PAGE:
In computing, the reset vector is the default location a central processing unit will go to find the first instruction it will execute after a reset. The reset vector is a pointer or address, where the CPU should always begin as soon as it is able to execute instructions. The address is in a section of non-volatile memory initialized to contain instructions to start the operation of the CPU, as the first step in the process of booting the system containing the CPU.
Below is a list of typically used addresses by different microprocessors:
x86 family (Intel)
- The reset vector for the Intel 8086 processor is at physical address FFFF0h (16 bytes below 1 MB). The value of the CS register at reset is FFFFh and the value of the IP register at reset is 0000h to form the segmented address FFFFh:0000h, which maps to physical address FFFF0h.
- The reset vector for the Intel 80286 processor is at physical address FFFFF0h (16 bytes below 16 MB). The value of the CS register at reset is F000h with the descriptor base set to FF0000h and the value of the IP register at reset is FFF0h to form the segmented address FF000h:FFF0h, which maps to physical address FFFFF0h in real mode. This was changed to allow sufficient space to switch to protected mode without modifying the CS register.
- The reset vector for the Intel 80386 and later x86 processors is physical address FFFFFFF0h (16 bytes below 4 GB). The value of the selector portion of the CS register at reset is F000h, the value of the base portion of the CS register is FFFF0000h, and the value of the IP register at reset is FFF0h to form the segmented address FFFF0000h:FFF0h, which maps to the physical address FFFFFFF0h in real mode.
- The reset vector for ARM processors is address 0x0 or 0xFFFF0000. During normal execution RAM is re-mapped to this location to improve performance, compared to the original ROM-based vector table.
- The reset vector for MIPS32 processors is at virtual address 0xBFC00000, which is located in the last 4 Mbytes of the KSEG1 non-cacheable region of memory. The core enters kernel mode both at reset and when an exception is recognized, hence able to map the virtual address to physical address.
- The reset vector for PowerPC/Power ISA processors is at an effective address of 0x00000100 for 32-bit processors and 0x0000000000000100 for 64-bit processors.
- The reset vector for SPARC version 8 processors is at an address of 0x00000000; the reset vector for SPARC version 9 processors is at an address of 0x20 for power-on reset, 0x40 for watchdog reset, 0x60 for externally initiated reset, and 0x80 for software-initiated reset.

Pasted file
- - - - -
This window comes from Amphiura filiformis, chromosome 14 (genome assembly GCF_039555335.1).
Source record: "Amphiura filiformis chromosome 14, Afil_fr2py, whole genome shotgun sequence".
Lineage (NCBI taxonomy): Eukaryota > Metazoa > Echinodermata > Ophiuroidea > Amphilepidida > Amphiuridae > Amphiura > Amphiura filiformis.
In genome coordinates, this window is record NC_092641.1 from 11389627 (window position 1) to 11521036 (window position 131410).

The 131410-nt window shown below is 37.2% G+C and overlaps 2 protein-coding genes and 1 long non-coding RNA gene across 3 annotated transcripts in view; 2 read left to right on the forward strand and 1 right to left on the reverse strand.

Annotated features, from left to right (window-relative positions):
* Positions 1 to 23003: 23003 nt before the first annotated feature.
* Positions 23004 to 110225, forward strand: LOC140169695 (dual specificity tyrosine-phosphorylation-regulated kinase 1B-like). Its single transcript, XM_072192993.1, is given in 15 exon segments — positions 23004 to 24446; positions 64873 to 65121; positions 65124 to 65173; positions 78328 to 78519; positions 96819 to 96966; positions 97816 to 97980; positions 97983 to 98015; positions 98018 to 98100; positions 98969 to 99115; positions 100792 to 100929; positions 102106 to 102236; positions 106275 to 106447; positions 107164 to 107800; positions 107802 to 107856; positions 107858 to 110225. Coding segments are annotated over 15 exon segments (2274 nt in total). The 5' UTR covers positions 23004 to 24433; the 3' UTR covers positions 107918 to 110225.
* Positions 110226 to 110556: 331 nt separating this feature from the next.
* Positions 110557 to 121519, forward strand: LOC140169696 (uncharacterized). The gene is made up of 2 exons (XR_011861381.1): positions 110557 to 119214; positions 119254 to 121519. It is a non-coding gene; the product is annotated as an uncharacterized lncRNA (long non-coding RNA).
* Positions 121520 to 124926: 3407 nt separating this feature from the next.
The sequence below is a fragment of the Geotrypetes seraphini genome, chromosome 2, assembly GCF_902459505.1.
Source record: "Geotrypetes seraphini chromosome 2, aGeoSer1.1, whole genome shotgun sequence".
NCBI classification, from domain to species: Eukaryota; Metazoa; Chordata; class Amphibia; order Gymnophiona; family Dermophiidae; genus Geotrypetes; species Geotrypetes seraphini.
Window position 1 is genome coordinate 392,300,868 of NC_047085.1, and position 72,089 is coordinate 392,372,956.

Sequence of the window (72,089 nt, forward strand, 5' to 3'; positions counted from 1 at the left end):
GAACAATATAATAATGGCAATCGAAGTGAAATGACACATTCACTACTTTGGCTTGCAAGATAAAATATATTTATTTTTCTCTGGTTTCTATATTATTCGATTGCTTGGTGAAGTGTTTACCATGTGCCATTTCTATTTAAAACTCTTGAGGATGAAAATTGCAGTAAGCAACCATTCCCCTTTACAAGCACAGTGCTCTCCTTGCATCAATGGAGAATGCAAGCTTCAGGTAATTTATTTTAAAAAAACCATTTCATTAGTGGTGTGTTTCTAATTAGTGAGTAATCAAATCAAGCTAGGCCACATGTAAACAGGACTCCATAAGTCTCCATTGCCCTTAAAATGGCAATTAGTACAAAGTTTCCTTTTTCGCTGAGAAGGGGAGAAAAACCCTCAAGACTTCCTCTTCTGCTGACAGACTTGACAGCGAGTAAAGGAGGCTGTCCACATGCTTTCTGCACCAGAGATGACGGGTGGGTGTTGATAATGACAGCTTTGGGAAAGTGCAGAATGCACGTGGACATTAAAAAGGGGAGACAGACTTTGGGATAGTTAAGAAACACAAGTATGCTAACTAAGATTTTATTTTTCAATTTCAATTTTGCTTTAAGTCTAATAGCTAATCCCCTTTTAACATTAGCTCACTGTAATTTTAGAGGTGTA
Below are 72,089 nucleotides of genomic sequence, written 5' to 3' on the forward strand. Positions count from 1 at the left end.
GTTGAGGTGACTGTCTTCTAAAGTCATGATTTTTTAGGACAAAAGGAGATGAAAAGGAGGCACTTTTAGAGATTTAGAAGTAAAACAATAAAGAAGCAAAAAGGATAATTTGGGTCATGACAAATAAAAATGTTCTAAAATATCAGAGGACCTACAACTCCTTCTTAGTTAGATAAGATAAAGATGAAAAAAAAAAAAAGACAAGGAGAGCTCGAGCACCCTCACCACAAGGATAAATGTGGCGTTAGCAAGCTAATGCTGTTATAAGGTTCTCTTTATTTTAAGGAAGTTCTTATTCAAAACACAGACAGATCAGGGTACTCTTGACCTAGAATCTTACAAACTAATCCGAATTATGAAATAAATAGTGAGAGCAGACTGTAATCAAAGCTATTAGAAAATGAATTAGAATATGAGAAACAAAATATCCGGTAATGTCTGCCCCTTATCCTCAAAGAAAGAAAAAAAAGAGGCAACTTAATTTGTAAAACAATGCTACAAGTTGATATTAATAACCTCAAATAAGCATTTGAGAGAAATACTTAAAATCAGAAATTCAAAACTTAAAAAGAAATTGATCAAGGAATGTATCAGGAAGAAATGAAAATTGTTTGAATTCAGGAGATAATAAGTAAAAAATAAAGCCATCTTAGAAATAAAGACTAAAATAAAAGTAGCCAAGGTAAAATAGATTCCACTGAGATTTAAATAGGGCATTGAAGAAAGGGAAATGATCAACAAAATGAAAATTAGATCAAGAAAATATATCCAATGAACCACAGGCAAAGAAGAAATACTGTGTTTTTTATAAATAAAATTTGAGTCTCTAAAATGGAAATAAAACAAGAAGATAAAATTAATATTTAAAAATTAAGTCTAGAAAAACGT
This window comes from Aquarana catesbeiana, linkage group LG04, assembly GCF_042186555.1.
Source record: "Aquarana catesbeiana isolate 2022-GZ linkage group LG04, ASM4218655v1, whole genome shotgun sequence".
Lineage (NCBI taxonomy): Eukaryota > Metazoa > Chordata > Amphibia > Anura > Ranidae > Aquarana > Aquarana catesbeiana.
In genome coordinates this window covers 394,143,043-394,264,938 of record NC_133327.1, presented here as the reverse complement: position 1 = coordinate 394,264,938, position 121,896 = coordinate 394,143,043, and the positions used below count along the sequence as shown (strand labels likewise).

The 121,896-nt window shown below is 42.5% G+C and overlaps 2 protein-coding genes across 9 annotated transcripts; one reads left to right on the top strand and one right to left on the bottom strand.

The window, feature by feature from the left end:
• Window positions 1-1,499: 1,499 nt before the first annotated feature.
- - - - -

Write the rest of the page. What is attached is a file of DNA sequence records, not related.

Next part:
- The reset vector for 68000 processor family is 0x00000000 for Initial Interrupt Stack Register (IISR; Not really a reset vector and is used to initialize the stack pointer after reset.) and 0x00000004 for initial program counter (reset).
- The reset vector for 6502 processor family is a 16-bit address stored at 0xFFFC and 0xFFFD.
- The reset vector for 6800 and 6809 processor families is a 16-bit address stored at 0xFFFE and 0xFFFF.
- No Reset Vector
- For 8051 / 8080 / 8085 / Z80, reset starts code execution at address 0x0000.
- For AVR, reset starts code execution at address 0x0000; often a Relative Jump instruction (RJMP) is placed here to jump to the reset handling routine within the bottom 4K of memory.
- For PIC, reset starts code execution at address 0x0000.
- "iAPX 86,88 User's Manual" (PDF). Intel. 1981. System Reset, p. 2-29, table 2-4. Retrieved April 15, 2018.
- "AMD 80286 Datasheet" (PDF). AMD. 1985. p. 13.
the 286 begins execution in real mode with the instruction at physical location FFFFF0H.
- "iAPX 286 Programmer's Reference Manual" (PDF). Intel. 1983. Appendix D, iAPX 86/88 Software Compatibility Considerations, p. D-2. Retrieved April 15, 2018.
After reset, CS:IP = F000:FFF0 on the iAPX 286. This change was made to allow sufficient code space to enter protected mode without reloading CS.
- "80386 Programmer's Reference Manual" (PDF). Intel. 1990. Section 10.1 Processor State After Reset, pages 10-1 - 10.3.
- "80386 Programmer's Reference Manual" (PDF). Intel. 1990. Section 10.2.3 First Instruction, p. 10-4. Retrieved November 3, 2013.
Execution begins with the instruction addressed by the initial contents of the CS and IP registers. To allow the initialization software to be placed in a ROM at the top of the address space, the high 12 bits of addresses issued for the code segment are set, until the first instruction which loads the CS register, such as a far jump or call. As a result, instruction fetching begins from address 0FFFFFFF0H.
- "Intel® 64 and IA-32 Architectures Software Developer's Manual" (PDF). Intel. May 2012. Section 9.1.4 First Instruction Executed, p. 2611. Archived from the original (PDF) on 2012-08-08. Retrieved August 23, 2012.
The first instruction that is fetched and executed following a hardware reset is located at physical address FFFFFFF0h. This address is 16 bytes below the processor's uppermost physical address. The EPROM containing the software-initialization code must be located at this address.
- "5.9.1. Vector Table and Reset". Cortex-M3 Technical Reference Manual. Retrieved 2017-11-10.
- "Boot sequence for an ARM based embedded system -2 - DM". www.embeddedrelated.com. Retrieved 2017-11-10.
- "MIPS32 Architecture For Programmers; Vol III: The MIPS32 Privileged Resource Architecture" (PDF). MIPS Technologies.
- Noergaard, Tammy (2005-02-28). Embedded Systems Architecture: A Comprehensive Guide for Engineers and Programmers. Elsevier. ISBN 9780080491240.
- "MIPS32 M4K Processor Core Software User's Manual" (PDF). cdn2.imgtec.com. August 29, 2008. Archived from the original (PDF) on 2017-08-26.
- The SPARC Architecture Manual, Version 8. SPARC International. p. 75.
- The SPARC Architecture Manual, Version 9. SPARC International. pp. 109–112.
- Labrosse, Jean J. (2008). Embedded Software. Newnes. ISBN 9780750685832.